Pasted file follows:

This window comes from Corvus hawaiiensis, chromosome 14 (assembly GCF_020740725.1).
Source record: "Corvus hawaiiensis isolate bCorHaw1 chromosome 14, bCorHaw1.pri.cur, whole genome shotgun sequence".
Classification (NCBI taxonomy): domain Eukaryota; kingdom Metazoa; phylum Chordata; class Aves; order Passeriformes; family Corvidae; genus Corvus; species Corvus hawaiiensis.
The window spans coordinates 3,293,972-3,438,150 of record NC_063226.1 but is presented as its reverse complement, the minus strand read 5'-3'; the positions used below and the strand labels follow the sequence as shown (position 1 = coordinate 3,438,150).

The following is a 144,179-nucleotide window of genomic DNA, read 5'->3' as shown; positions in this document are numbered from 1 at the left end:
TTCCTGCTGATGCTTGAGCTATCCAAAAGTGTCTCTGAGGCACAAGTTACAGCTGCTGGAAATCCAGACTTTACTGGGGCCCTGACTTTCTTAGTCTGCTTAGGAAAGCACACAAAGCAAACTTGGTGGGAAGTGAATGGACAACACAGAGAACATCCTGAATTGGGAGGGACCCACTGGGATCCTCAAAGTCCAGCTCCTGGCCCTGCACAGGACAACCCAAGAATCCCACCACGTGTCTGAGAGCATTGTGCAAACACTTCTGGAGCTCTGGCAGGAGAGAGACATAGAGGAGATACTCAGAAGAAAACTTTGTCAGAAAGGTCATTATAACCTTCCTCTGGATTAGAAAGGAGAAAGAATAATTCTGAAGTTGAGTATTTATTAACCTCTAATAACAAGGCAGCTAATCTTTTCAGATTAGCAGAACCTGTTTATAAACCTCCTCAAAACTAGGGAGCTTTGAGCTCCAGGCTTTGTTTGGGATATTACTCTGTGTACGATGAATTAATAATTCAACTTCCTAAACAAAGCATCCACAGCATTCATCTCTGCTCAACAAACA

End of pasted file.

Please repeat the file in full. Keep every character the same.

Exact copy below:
This window comes from Corvus hawaiiensis, chromosome 14 (assembly GCF_020740725.1).
Source record: "Corvus hawaiiensis isolate bCorHaw1 chromosome 14, bCorHaw1.pri.cur, whole genome shotgun sequence".
Classification (NCBI taxonomy): domain Eukaryota; kingdom Metazoa; phylum Chordata; class Aves; order Passeriformes; family Corvidae; genus Corvus; species Corvus hawaiiensis.
The window spans coordinates 3,293,972-3,438,150 of record NC_063226.1 but is presented as its reverse complement, the minus strand read 5'-3'; the positions used below and the strand labels follow the sequence as shown (position 1 = coordinate 3,438,150).

The following is a 144,179-nucleotide window of genomic DNA, read 5'->3' as shown; positions in this document are numbered from 1 at the left end:
TTCCTGCTGATGCTTGAGCTATCCAAAAGTGTCTCTGAGGCACAAGTTACAGCTGCTGGAAATCCAGACTTTACTGGGGCCCTGACTTTCTTAGTCTGCTTAGGAAAGCACACAAAGCAAACTTGGTGGGAAGTGAATGGACAACACAGAGAACATCCTGAATTGGGAGGGACCCACTGGGATCCTCAAAGTCCAGCTCCTGGCCCTGCACAGGACAACCCAAGAATCCCACCACGTGTCTGAGAGCATTGTGCAAACACTTCTGGAGCTCTGGCAGGAGAGAGACATAGAGGAGATACTCAGAAGAAAACTTTGTCAGAAAGGTCATTATAACCTTCCTCTGGATTAGAAAGGAGAAAGAATAATTCTGAAGTTGAGTATTTATTAACCTCTAATAACAAGGCAGCTAATCTTTTCAGATTAGCAGAACCTGTTTATAAACCTCCTCAAAACTAGGGAGCTTTGAGCTCCAGGCTTTGTTTGGGATATTACTCTGTGTACGATGAATTAATAATTCAACTTCCTAAACAAAGCATCCACAGCATTCATCTCTGCTCAACAAACA